Luther, Calvin, Joe Smith, Henry VIII, Wesley, Roger Williams, the Great “Babs” et al, founders of Christian-based religions or combination religions also suffered from the belief in/hallucinations of "pretty wingie thingie" visits and "prophecies" for profits analogous to the myths of Catholicism (resurrections, apparitions, ascensions and immacu-late co-nceptions).

      Current problems with these other religions:

      Adulterous preachers, pedophiliac clerics, "propheteering/ profiteering" evangelicals and atonement theology,

      December 26, 2013 at 8:17 am |
    • Maddy

      Now you are attempting to tell other people how to pray?
      Stop it. Just... Stop it.
      Rituals are present throughout the Bible.
      Stop your religious bigotry.

      You seriously need to step back from your derision of other Christians and examine your own motives into why you feel the need bash other Christians.

      December 26, 2013 at 6:23 pm |
      • sam stone

        Come on, Maddy, we all know that Austin is god's official spokesman

        Austin and Gopher

        Austin, Gopher and Larry of Arabia

        Ausin, Gopher, Larry of Arabia and Robert Brown

        Austin, Gopher, Larry of Arabia, Robert Brown and JW

        Austin, Gopher, Larry of Arabia, Robert Brown, JW and Fred

        Austin, Gopher, Larry of Arabia, Robert Brown, JW, Fred and AE

        Austin, Gopher, Larry of Arabia, Robert Brown, JW, Fred, AE and Sharon

        Austin, Gopher, Larry of Arabia, Robert Brown, JW, Fred,AE, Sharon, Jeebus Beloved, Opposing View, etc etc etc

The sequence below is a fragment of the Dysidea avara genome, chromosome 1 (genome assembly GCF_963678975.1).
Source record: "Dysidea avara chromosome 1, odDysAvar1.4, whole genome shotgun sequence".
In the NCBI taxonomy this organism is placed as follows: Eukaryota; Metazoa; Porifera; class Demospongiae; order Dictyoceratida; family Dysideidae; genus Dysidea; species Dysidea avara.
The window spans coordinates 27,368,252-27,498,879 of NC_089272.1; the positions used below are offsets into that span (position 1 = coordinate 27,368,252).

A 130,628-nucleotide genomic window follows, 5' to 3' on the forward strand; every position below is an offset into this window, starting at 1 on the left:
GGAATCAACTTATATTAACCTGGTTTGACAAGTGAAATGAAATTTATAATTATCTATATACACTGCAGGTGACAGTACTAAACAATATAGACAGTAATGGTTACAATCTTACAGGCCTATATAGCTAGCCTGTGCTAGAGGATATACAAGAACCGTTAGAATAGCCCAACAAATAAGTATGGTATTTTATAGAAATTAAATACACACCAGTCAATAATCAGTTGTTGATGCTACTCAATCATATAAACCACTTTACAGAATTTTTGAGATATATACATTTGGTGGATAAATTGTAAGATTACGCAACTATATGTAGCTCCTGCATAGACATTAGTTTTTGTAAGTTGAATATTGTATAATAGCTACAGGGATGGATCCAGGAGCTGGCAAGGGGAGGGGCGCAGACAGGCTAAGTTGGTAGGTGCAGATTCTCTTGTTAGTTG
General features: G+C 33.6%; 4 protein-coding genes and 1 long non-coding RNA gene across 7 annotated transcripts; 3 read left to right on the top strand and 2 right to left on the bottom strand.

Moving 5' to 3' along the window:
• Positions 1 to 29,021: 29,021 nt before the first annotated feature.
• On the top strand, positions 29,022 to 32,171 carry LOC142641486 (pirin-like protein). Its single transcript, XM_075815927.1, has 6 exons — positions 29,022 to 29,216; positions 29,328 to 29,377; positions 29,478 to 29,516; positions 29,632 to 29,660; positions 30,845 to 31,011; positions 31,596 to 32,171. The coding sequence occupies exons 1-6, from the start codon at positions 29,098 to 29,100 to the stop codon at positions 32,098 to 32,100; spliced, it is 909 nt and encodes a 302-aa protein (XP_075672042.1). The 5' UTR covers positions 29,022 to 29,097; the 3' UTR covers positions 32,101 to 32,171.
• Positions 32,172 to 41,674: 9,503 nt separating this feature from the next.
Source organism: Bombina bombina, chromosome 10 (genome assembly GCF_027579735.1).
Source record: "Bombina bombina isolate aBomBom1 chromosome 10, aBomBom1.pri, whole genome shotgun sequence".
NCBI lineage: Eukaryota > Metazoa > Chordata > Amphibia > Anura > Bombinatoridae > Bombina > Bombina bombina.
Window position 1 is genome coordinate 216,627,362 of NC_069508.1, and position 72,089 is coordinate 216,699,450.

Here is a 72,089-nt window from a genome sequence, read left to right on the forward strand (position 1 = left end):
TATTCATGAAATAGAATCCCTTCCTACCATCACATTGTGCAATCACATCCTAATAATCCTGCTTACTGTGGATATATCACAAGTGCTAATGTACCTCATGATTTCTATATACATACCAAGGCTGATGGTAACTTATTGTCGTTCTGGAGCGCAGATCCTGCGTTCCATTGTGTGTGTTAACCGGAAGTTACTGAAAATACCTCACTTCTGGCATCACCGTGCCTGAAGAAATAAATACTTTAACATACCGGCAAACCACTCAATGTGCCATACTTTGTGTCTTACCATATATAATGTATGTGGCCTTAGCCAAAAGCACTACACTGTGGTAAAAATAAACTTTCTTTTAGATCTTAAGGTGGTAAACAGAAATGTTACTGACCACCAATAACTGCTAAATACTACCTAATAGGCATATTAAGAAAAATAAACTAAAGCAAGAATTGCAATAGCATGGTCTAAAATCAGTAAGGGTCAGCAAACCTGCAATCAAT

If god is all powerful, why does he need these dimwits to stand up for him?

        December 27, 2013 at 7:30 am |
        • Dyslexic doG

          now there's a list of denial and delusion.

          December 27, 2013 at 11:56 am |
        • *

          add @Live4Him & Russ!

          December 27, 2013 at 12:03 pm |
        • Lucifer's Evil Twin

          Out of that list... AE isn't that bad of a bloke (assuming AE is a dude)

          December 27, 2013 at 12:21 pm |
        • Dandintac

          It is better to attack ideas rather than people.

          December 28, 2013 at 11:08 pm |
        • grannytenderstone

          He doesn't. satisfied? He also doesn't need humans being the freaking jerks they often are, but he gave us that choice. It's up to each of us to take the high road whenever we can manage it, and KNOW. not believe, but KNOW, as in gnosis. I have pure gnosis. I have no doubts, pure inner peace, and indestructible happiness. Soldiers could come and shoot me right now and there would be not a shred of fear, I fear NOTHING, because i have pure faith and knowing. bless you.

          January 6, 2014 at 12:17 am |
    • lol??

      Check out the evolution of angels, heroes, and workin' yer way up to being a mediator. The Herodians were of that mindset and were into aborting born babies. Course they didn't have a proper birth certificate either.

      January 1, 2014 at 2:48 am |
  14. george

    That's your interpretation? It's in plain english.

    December 25, 2013 at 11:45 pm |
  15. Oh noes

    This idiot still hasn't corrected his first line....Christmas isn't movable. It falls on December 25th every year.
    Easter is the movable feast. Moron.

    December 24, 2013 at 1:58 pm |
    • scott

      You're the moron! He's saying Christmas was a moveable feast for him THIS YEAR and it came around Lent – because that's when we got a new Pope and it was a gift to us – like at Christmas...duh!!!

      December 24, 2013 at 3:53 pm |
      • Oh noes

        That's your interpretation. I don't see it that way...now fuck off. No idiot can ever see Christmas as movable....pedophiles apologist....duh!

        December 24, 2013 at 5:40 pm |
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About this blog

The CNN Belief Blog covers the faith angles of the day's biggest stories, from breaking news to politics to entertainment, fostering a global conversation about the role of religion and belief in readers' lives. It's edited by CNN's Daniel Burke and Eric Marrapodi with daily contributions from CNN's worldwide newsgathering team.